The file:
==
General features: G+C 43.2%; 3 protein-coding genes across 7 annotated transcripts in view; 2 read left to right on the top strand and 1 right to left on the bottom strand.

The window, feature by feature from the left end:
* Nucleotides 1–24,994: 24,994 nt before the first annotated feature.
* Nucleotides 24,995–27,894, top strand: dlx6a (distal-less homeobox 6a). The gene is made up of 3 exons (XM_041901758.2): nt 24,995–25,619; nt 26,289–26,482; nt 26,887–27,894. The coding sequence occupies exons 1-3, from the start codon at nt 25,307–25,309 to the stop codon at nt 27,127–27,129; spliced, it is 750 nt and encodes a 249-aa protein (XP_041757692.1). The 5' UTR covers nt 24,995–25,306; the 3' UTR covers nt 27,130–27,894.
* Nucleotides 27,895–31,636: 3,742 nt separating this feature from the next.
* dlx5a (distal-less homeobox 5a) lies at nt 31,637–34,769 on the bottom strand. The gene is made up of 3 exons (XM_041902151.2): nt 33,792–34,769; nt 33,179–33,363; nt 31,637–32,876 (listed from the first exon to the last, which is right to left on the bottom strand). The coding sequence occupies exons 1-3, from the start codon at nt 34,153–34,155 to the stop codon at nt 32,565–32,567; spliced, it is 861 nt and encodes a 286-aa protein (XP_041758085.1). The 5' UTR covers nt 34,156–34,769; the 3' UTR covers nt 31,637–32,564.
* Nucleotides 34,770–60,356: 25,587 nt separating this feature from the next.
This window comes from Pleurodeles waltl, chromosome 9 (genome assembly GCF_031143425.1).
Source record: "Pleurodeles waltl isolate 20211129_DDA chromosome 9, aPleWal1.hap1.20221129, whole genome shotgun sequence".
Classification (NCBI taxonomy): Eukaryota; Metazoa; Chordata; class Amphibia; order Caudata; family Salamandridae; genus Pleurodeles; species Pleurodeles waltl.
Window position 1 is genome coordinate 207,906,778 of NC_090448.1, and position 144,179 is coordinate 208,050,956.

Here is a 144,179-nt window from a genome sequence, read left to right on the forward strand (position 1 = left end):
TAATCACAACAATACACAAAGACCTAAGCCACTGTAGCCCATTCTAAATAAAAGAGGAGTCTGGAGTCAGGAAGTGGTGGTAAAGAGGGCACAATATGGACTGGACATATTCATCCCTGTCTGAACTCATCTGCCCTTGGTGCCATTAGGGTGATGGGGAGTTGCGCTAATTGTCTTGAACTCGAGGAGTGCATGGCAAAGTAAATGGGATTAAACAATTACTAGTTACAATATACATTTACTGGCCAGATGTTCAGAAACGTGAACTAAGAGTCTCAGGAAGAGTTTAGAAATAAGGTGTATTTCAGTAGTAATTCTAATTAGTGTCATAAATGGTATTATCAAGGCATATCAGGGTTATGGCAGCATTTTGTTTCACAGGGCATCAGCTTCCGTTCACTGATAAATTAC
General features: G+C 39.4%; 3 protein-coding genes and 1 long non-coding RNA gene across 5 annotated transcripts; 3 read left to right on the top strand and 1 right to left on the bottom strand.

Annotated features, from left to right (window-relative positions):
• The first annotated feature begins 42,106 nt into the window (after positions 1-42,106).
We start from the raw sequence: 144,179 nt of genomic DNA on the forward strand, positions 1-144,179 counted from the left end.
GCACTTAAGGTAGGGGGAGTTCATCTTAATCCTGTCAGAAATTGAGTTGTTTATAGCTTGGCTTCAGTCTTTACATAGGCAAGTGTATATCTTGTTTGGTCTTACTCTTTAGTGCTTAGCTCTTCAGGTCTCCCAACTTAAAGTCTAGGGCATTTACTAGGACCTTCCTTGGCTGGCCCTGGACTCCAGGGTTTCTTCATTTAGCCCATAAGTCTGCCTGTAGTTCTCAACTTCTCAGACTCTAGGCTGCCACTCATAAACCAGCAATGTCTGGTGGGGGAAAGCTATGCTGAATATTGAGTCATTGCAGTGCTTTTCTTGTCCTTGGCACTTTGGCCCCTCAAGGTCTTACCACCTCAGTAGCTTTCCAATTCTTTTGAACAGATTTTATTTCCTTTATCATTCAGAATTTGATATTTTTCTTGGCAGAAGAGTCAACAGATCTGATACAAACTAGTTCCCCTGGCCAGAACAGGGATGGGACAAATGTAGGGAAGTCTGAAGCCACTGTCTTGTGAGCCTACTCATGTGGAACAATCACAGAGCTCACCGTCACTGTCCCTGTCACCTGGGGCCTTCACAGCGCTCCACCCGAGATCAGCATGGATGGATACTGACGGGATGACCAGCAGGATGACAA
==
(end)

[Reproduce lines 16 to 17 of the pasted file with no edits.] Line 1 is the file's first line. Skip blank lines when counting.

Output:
• The first annotated feature begins 42,106 nt into the window (after positions 1-42,106).
We start from the raw sequence: 144,179 nt of genomic DNA on the forward strand, positions 1-144,179 counted from the left end.